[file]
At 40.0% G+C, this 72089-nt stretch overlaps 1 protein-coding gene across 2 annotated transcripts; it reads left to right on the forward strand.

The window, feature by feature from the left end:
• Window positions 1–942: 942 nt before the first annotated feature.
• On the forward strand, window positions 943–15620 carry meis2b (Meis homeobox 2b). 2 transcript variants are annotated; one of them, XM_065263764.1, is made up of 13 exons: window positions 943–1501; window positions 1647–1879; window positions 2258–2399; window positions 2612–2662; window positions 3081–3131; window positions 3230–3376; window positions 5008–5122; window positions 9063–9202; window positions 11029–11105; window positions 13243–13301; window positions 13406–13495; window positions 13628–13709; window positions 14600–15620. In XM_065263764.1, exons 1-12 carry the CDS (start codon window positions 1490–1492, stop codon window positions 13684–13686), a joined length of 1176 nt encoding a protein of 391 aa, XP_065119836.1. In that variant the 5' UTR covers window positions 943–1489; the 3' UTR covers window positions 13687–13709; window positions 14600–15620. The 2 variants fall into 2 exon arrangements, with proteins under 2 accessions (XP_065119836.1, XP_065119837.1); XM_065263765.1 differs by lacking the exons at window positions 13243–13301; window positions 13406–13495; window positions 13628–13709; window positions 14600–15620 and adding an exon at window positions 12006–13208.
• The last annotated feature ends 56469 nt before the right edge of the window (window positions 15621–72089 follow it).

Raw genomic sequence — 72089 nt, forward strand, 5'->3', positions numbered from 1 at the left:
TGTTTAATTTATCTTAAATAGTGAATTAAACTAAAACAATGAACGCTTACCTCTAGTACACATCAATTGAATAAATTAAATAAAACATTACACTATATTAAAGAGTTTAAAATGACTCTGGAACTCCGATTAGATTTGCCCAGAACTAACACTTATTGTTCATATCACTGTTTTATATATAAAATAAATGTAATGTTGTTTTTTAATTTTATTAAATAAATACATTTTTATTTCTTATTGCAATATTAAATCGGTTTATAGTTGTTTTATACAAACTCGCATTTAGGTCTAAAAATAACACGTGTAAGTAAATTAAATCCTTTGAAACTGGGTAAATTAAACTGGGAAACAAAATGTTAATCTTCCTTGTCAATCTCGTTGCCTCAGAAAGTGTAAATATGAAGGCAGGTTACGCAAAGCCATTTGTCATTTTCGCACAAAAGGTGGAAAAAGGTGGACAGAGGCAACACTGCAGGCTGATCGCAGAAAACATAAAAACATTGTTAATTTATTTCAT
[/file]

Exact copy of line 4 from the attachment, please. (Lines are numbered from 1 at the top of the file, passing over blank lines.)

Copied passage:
• On the forward strand, window positions 943–15620 carry meis2b (Meis homeobox 2b). 2 transcript variants are annotated; one of them, XM_065263764.1, is made up of 13 exons: window positions 943–1501; window positions 1647–1879; window positions 2258–2399; window positions 2612–2662; window positions 3081–3131; window positions 3230–3376; window positions 5008–5122; window positions 9063–9202; window positions 11029–11105; window positions 13243–13301; window positions 13406–13495; window positions 13628–13709; window positions 14600–15620. In XM_065263764.1, exons 1-12 carry the CDS (start codon window positions 1490–1492, stop codon window positions 13684–13686), a joined length of 1176 nt encoding a protein of 391 aa, XP_065119836.1. In that variant the 5' UTR covers window positions 943–1489; the 3' UTR covers window positions 13687–13709; window positions 14600–15620. The 2 variants fall into 2 exon arrangements, with proteins under 2 accessions (XP_065119836.1, XP_065119837.1); XM_065263765.1 differs by lacking the exons at window positions 13243–13301; window positions 13406–13495; window positions 13628–13709; window positions 14600–15620 and adding an exon at window positions 12006–13208.